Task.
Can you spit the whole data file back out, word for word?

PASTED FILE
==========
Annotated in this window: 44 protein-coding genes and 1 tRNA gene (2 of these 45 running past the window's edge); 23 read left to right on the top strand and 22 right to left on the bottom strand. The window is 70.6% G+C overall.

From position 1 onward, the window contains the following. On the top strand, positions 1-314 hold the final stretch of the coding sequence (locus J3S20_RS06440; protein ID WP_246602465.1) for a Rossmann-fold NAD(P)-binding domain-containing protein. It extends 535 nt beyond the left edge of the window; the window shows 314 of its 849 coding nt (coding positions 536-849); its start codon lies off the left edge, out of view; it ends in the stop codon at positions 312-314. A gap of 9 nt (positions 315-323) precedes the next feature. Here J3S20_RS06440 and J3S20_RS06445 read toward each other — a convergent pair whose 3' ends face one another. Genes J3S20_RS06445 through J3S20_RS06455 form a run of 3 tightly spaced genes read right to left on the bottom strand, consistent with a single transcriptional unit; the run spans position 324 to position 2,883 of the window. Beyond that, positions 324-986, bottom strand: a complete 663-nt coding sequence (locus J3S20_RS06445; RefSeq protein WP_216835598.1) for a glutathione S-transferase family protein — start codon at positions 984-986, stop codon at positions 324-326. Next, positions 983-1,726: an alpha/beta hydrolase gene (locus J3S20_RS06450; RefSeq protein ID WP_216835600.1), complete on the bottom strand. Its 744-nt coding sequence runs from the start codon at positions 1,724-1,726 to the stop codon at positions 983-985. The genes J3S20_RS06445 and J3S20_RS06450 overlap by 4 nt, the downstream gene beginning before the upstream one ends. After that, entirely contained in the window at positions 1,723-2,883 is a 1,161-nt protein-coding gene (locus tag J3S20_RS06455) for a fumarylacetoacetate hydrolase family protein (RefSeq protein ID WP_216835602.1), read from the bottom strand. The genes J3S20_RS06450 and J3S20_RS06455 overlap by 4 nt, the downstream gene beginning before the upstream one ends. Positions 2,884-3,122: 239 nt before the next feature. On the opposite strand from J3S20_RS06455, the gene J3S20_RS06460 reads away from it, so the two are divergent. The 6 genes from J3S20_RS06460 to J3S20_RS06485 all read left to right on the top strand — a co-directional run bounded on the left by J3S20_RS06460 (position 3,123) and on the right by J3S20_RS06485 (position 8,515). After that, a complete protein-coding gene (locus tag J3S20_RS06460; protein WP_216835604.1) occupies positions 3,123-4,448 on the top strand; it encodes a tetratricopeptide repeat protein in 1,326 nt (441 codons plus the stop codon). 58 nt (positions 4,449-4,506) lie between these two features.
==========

Annotated in this window: 44 protein-coding genes and 1 tRNA gene (2 of these 45 running past the window's edge); 23 read left to right on the top strand and 22 right to left on the bottom strand. The window is 70.6% G+C overall.

From position 1 onward, the window contains the following. On the top strand, positions 1-314 hold the final stretch of the coding sequence (locus J3S20_RS06440; protein ID WP_246602465.1) for a Rossmann-fold NAD(P)-binding domain-containing protein. It extends 535 nt beyond the left edge of the window; the window shows 314 of its 849 coding nt (coding positions 536-849); its start codon lies off the left edge, out of view; it ends in the stop codon at positions 312-314. A gap of 9 nt (positions 315-323) precedes the next feature. Here J3S20_RS06440 and J3S20_RS06445 read toward each other — a convergent pair whose 3' ends face one another. Genes J3S20_RS06445 through J3S20_RS06455 form a run of 3 tightly spaced genes read right to left on the bottom strand, consistent with a single transcriptional unit; the run spans position 324 to position 2,883 of the window. Beyond that, positions 324-986, bottom strand: a complete 663-nt coding sequence (locus J3S20_RS06445; RefSeq protein WP_216835598.1) for a glutathione S-transferase family protein — start codon at positions 984-986, stop codon at positions 324-326. Next, positions 983-1,726: an alpha/beta hydrolase gene (locus J3S20_RS06450; RefSeq protein ID WP_216835600.1), complete on the bottom strand. Its 744-nt coding sequence runs from the start codon at positions 1,724-1,726 to the stop codon at positions 983-985. The genes J3S20_RS06445 and J3S20_RS06450 overlap by 4 nt, the downstream gene beginning before the upstream one ends. After that, entirely contained in the window at positions 1,723-2,883 is a 1,161-nt protein-coding gene (locus tag J3S20_RS06455) for a fumarylacetoacetate hydrolase family protein (RefSeq protein ID WP_216835602.1), read from the bottom strand. The genes J3S20_RS06450 and J3S20_RS06455 overlap by 4 nt, the downstream gene beginning before the upstream one ends. Positions 2,884-3,122: 239 nt before the next feature. On the opposite strand from J3S20_RS06455, the gene J3S20_RS06460 reads away from it, so the two are divergent. The 6 genes from J3S20_RS06460 to J3S20_RS06485 all read left to right on the top strand — a co-directional run bounded on the left by J3S20_RS06460 (position 3,123) and on the right by J3S20_RS06485 (position 8,515). After that, a complete protein-coding gene (locus tag J3S20_RS06460; protein WP_216835604.1) occupies positions 3,123-4,448 on the top strand; it encodes a tetratricopeptide repeat protein in 1,326 nt (441 codons plus the stop codon). 58 nt (positions 4,449-4,506) lie between these two features.